Facades are an easy way to access the Service Container classes without making them from the Service Container.


Facades are just a shortcut to resolve a key in the Service Container. Instead of doing:


you can do:

from masonite.facades import Mail


To import any built-in facades you can import them from the masonite.facades namespace:

from masonite.facades import Request

def show(self):
    avatar = Request.input('avatar_url')

Built-in Facades

Masonite ships with several facades you can use out of the box:

  • Auth

  • Broadcast

  • Config

  • Dump

  • Gate

  • Hash

  • Loader

  • Mail

  • Notification

  • Queue

  • Request

  • Response

  • Session

  • Storage

  • View

  • Url

Creating Your Own Facades

To create your own facade is simple:

from masonite.facades import Facade

class YourFacade(metaclass=Facade):
  key = 'container_key'

Then import and use your facade:

from app.facades import YourFacade


To benefit from code intellisense/type hinting when using Facade (e.g. in VSCode editor) you should create a .pyi file just next to your facade file class to add type hinting to your new facade.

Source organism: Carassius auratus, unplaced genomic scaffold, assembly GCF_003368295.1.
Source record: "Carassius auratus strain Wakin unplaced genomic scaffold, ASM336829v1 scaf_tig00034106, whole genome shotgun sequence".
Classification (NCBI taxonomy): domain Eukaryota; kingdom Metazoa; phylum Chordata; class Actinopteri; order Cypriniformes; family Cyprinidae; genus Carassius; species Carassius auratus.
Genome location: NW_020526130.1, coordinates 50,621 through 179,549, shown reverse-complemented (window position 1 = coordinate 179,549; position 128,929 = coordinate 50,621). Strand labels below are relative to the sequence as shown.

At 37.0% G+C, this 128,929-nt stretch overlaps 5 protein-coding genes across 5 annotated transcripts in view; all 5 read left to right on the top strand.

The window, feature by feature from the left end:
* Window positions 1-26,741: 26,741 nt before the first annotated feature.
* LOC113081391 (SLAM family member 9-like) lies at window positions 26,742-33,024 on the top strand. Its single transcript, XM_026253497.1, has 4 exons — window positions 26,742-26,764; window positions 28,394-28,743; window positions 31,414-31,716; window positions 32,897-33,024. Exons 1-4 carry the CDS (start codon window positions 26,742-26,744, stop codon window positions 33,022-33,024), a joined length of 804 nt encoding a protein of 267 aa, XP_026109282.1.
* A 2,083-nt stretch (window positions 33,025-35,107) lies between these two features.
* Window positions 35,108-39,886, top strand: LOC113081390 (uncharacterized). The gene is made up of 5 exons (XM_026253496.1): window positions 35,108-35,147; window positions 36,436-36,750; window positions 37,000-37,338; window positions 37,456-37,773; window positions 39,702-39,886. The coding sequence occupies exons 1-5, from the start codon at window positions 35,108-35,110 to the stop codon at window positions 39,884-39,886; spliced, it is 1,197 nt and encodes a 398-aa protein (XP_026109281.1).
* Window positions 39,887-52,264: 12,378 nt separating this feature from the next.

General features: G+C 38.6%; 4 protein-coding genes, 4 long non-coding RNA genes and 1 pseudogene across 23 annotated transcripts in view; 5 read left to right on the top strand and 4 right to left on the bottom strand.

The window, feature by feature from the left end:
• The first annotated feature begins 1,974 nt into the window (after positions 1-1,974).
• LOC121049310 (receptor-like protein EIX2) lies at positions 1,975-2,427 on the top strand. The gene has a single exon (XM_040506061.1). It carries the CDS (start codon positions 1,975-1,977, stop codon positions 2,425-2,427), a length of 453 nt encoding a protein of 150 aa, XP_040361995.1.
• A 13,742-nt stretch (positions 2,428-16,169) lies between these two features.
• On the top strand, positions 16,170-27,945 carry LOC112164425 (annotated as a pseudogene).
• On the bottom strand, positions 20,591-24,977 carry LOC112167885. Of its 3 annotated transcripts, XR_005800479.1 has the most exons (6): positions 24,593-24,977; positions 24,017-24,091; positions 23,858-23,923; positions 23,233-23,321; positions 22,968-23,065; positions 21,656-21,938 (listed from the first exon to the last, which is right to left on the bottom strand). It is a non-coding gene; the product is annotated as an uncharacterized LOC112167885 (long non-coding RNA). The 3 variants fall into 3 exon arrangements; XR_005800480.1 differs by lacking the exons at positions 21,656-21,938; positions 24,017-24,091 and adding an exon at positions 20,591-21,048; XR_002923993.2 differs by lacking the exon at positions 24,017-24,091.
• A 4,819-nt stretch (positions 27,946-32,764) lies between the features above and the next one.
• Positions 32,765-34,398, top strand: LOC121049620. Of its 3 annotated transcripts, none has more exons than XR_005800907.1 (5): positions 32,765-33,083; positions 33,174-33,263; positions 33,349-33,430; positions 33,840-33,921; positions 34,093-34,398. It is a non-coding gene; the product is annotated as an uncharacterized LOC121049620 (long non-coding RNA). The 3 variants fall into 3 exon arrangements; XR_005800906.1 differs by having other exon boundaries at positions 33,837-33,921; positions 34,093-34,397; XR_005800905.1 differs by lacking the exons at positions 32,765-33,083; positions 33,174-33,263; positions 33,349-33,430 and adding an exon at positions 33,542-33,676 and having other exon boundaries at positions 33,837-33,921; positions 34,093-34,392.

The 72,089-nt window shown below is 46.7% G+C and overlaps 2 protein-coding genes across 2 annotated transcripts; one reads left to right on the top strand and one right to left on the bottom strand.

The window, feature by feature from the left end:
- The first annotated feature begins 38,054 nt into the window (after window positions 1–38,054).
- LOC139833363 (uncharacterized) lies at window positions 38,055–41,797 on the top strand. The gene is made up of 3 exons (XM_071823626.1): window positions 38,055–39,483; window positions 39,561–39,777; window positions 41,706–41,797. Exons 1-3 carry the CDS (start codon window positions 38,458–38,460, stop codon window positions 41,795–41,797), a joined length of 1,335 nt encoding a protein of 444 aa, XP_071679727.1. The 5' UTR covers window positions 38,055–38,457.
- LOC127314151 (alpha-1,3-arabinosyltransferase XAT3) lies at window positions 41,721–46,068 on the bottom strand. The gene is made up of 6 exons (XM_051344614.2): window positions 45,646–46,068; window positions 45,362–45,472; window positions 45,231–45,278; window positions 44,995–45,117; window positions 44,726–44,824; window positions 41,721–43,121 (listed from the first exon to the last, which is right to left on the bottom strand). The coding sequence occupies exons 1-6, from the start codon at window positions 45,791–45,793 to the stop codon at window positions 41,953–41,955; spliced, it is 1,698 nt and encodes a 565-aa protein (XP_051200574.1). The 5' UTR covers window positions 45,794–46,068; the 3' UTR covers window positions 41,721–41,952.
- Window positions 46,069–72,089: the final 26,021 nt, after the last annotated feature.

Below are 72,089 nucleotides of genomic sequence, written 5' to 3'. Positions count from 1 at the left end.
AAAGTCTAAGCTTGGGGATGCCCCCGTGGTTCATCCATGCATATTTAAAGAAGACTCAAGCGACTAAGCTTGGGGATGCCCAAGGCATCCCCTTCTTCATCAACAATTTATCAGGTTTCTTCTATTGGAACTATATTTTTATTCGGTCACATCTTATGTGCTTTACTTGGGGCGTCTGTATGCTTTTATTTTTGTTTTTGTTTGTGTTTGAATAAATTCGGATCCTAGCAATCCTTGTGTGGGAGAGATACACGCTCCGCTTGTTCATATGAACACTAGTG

Then in this facade you should declare your typed methods. Here is a partial example of the Mail facades types hints:

from typing import TYPE_CHECKING

    from ..mail import Mailable

class Mail:
    """Handle sending e-mails from Masonite via different drivers."""

    def mailable(mailable: "Mailable") -> "Mail":
    def send(driver: str = None):

Notice that:

  • methods code is not present, but replaced with ....

  • methods do not receive self as first argument. Because when calling the facade we don't really instantiate it (even if we get an instance of the object bound to the container). This allow to have the correct type hint behaviour.

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